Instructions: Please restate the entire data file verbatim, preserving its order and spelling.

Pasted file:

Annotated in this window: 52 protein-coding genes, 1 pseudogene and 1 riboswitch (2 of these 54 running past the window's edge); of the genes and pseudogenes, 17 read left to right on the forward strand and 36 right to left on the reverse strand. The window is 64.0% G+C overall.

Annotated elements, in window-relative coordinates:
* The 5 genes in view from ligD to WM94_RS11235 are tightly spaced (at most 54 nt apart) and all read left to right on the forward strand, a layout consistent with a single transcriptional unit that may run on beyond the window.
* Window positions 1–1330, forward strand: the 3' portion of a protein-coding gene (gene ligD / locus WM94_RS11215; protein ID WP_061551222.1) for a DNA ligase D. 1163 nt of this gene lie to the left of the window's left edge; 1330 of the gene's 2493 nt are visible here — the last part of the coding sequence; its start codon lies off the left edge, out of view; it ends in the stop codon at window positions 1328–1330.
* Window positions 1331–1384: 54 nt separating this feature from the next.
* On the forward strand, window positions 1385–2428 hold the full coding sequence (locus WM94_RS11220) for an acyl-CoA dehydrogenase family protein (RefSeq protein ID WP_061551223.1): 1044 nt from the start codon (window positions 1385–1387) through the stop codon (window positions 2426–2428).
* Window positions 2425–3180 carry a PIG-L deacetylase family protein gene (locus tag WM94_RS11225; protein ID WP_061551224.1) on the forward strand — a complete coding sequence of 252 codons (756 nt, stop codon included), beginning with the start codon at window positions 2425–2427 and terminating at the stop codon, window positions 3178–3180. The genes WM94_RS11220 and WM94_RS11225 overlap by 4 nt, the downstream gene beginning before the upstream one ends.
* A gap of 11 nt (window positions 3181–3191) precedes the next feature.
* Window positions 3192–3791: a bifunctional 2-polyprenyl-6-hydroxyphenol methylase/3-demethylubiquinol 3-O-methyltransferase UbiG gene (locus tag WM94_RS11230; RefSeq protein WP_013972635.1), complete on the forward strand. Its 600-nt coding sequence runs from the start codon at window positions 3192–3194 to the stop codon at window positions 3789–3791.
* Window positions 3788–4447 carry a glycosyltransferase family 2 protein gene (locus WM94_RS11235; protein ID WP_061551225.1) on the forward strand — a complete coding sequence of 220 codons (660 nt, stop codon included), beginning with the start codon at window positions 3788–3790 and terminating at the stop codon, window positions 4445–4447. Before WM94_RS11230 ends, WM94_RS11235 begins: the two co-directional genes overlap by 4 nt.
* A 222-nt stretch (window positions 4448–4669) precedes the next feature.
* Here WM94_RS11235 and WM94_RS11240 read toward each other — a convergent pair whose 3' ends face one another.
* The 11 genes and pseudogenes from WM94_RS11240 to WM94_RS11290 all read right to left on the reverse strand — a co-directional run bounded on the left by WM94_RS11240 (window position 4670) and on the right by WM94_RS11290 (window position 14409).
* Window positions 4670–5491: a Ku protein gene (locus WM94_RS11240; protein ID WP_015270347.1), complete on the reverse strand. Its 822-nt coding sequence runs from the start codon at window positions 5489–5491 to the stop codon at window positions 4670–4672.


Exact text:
Annotated in this window: 52 protein-coding genes, 1 pseudogene and 1 riboswitch (2 of these 54 running past the window's edge); of the genes and pseudogenes, 17 read left to right on the forward strand and 36 right to left on the reverse strand. The window is 64.0% G+C overall.

Annotated elements, in window-relative coordinates:
* The 5 genes in view from ligD to WM94_RS11235 are tightly spaced (at most 54 nt apart) and all read left to right on the forward strand, a layout consistent with a single transcriptional unit that may run on beyond the window.
* Window positions 1–1330, forward strand: the 3' portion of a protein-coding gene (gene ligD / locus WM94_RS11215; protein ID WP_061551222.1) for a DNA ligase D. 1163 nt of this gene lie to the left of the window's left edge; 1330 of the gene's 2493 nt are visible here — the last part of the coding sequence; its start codon lies off the left edge, out of view; it ends in the stop codon at window positions 1328–1330.
* Window positions 1331–1384: 54 nt separating this feature from the next.
* On the forward strand, window positions 1385–2428 hold the full coding sequence (locus WM94_RS11220) for an acyl-CoA dehydrogenase family protein (RefSeq protein ID WP_061551223.1): 1044 nt from the start codon (window positions 1385–1387) through the stop codon (window positions 2426–2428).
* Window positions 2425–3180 carry a PIG-L deacetylase family protein gene (locus tag WM94_RS11225; protein ID WP_061551224.1) on the forward strand — a complete coding sequence of 252 codons (756 nt, stop codon included), beginning with the start codon at window positions 2425–2427 and terminating at the stop codon, window positions 3178–3180. The genes WM94_RS11220 and WM94_RS11225 overlap by 4 nt, the downstream gene beginning before the upstream one ends.
* A gap of 11 nt (window positions 3181–3191) precedes the next feature.
* Window positions 3192–3791: a bifunctional 2-polyprenyl-6-hydroxyphenol methylase/3-demethylubiquinol 3-O-methyltransferase UbiG gene (locus tag WM94_RS11230; RefSeq protein WP_013972635.1), complete on the forward strand. Its 600-nt coding sequence runs from the start codon at window positions 3192–3194 to the stop codon at window positions 3789–3791.
* Window positions 3788–4447 carry a glycosyltransferase family 2 protein gene (locus WM94_RS11235; protein ID WP_061551225.1) on the forward strand — a complete coding sequence of 220 codons (660 nt, stop codon included), beginning with the start codon at window positions 3788–3790 and terminating at the stop codon, window positions 4445–4447. Before WM94_RS11230 ends, WM94_RS11235 begins: the two co-directional genes overlap by 4 nt.
* A 222-nt stretch (window positions 4448–4669) precedes the next feature.
* Here WM94_RS11235 and WM94_RS11240 read toward each other — a convergent pair whose 3' ends face one another.
* The 11 genes and pseudogenes from WM94_RS11240 to WM94_RS11290 all read right to left on the reverse strand — a co-directional run bounded on the left by WM94_RS11240 (window position 4670) and on the right by WM94_RS11290 (window position 14409).
* Window positions 4670–5491: a Ku protein gene (locus WM94_RS11240; protein ID WP_015270347.1), complete on the reverse strand. Its 822-nt coding sequence runs from the start codon at window positions 5489–5491 to the stop codon at window positions 4670–4672.